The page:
Imperial’s work to develop smarter, more effective and flexible vaccines was showcased to a global audience from government, industry and charities.
Scores of diplomats and policymakers, including science attachés from Germany, France and China, heard talks from leading vaccines experts at the latest Imperial Global Science Policy Forum event.
Vaccines are one of the great success stories of modern medicine, having eradicated or controlled many severe infections of major global importance, improving the lives of millions across the world. Despite this, numerous infections cannot yet be prevented, and major hurdles remain to developing effective vaccines against these conditions.
Enormity and diversity of the problem
The fifth Imperial Global Science Policy Forum event introduced the vaccines landscape in the UK, highlighting how the government and leading universities are responding to global challenges through vaccine research and development.
Although vaccines have been a success story, and global health is improving, it’s not solved and there is still much work to do in this space. Professor Robin Shattock Head of Mucosal Infection and Immunity, Department of Medicine
The audience had the opportunity to hear from Professors Robin Shattock, Wendy Barclay and Jason Hallett, key researchers in the field of vaccines, as well as the chance to learn more about the Imperial Network for Vaccine Research, which supports vaccine research, development and production.
Danny Altmann, Professor of Immunology in the Department of Medicine, opened the event by highlighting the “enormity and diversity of the challenge of vaccine research and vaccine development,” and the need for a multidisciplinary approach.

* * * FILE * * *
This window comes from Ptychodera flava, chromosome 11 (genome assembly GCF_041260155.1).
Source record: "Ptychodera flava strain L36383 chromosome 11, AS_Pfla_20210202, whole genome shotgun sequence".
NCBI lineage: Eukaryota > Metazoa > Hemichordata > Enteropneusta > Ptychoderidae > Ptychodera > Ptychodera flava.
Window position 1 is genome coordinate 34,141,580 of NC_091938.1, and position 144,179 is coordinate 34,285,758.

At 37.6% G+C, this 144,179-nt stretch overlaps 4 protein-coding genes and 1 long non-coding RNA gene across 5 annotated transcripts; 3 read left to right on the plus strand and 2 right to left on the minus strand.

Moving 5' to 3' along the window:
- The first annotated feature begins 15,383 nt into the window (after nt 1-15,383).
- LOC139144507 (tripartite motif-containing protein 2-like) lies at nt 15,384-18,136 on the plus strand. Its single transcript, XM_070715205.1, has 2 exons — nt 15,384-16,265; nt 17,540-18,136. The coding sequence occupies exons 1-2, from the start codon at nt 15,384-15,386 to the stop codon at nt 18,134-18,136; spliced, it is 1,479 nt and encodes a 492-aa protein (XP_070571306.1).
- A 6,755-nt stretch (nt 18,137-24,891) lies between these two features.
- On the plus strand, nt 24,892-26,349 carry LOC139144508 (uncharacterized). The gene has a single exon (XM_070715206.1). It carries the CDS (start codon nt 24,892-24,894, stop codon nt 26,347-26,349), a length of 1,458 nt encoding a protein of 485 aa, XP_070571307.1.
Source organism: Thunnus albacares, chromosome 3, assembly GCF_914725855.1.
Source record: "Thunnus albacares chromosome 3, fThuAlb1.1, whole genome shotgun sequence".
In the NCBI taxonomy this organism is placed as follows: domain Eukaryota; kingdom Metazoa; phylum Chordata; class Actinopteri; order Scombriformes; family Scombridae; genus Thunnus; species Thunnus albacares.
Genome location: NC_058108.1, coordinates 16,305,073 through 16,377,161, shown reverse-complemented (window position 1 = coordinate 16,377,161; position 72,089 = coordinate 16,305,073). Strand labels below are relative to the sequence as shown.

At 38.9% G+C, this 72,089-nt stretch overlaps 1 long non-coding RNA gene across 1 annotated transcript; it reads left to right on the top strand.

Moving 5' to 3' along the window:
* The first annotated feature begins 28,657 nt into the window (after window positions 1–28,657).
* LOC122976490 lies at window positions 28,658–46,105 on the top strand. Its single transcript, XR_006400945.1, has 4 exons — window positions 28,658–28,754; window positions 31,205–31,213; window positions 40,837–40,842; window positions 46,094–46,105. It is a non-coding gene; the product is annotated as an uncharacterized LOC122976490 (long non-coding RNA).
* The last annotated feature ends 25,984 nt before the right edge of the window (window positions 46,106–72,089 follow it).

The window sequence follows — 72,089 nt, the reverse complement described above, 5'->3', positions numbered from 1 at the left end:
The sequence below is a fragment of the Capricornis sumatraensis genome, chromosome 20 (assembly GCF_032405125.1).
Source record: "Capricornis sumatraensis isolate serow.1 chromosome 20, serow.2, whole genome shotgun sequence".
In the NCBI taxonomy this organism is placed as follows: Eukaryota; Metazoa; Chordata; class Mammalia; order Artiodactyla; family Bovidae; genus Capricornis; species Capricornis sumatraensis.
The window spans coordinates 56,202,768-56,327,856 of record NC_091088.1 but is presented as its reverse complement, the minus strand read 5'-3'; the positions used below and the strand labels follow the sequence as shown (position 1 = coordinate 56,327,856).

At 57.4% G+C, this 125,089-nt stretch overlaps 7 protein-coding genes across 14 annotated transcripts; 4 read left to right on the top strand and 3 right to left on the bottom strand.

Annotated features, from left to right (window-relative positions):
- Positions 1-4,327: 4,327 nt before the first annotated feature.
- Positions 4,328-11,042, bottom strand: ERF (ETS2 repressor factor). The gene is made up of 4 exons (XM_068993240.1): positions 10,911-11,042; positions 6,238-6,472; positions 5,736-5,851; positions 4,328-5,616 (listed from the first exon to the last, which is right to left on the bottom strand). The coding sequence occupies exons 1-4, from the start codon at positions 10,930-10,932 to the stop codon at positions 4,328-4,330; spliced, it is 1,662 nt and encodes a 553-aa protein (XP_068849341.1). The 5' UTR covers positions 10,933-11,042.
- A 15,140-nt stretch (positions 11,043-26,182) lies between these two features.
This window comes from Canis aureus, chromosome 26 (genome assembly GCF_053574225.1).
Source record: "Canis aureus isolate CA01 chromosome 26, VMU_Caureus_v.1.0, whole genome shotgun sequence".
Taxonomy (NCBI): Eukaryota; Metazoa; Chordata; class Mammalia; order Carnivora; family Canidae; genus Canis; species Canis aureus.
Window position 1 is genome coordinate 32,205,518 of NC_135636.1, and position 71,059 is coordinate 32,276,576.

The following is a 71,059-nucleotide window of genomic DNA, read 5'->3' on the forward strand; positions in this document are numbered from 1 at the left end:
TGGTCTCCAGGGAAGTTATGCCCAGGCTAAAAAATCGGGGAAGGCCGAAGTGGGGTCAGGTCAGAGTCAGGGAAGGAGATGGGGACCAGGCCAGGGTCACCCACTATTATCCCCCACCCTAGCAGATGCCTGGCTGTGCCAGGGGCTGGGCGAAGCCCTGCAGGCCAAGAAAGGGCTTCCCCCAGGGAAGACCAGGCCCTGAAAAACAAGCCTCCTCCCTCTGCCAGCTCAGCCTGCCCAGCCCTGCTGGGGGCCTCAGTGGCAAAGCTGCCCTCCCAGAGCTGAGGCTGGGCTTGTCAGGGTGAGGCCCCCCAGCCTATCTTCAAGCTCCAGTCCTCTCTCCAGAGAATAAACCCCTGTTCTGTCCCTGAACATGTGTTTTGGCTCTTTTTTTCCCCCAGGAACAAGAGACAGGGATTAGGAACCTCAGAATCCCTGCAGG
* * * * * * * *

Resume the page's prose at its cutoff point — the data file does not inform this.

Future Vaccine Manufacturing Research Hub
Professor Robin Shattock, Head of Mucosal Infection and Immunity in the Department of Medicine, introduced the Future Vaccine Manufacturing Research Hub, which brings together a huge range of different disciplines to both develop vaccines and take them into early-human clinical testing. Through strategic partnership with researchers, national centres and industry, the Hub aims to revolutionise future vaccine manufacture, especially in developing countries.
Professor Shattock explained how alongside clean water and sanitation, vaccines are one of the most effective public health measures, so far preventing over 3 billion disease cases. He also explored “vaccine hesitancy”: where people no longer experience outbreaks like measles, public attention can shift to supposed side-effects rather than the diseases being prevented.
He said: “Although vaccines have been a success story, and global health is improving, it’s not solved and there is still much work to do in this space.”
Building a vaccine revolution
Professor Shattock also discussed his work on the manufacturing of RNA vaccines to create quicker and more accessible responses to outbreaks of known pathogens, such as a flu, and unknown pathogens, called Disease X. Most countries, he said, do not have the infrastructure that could respond quickly enough to have an impact in such a situation.
His team is working on synthetic RNA vaccines, which harness the body’s own cell machinery to make an antigen (a foreign substance that induces an immune response) rather than injecting the antigen directly. This technology is viable and allows regions and cities to manufacture their own vaccines – these are “globally approved but locally made.”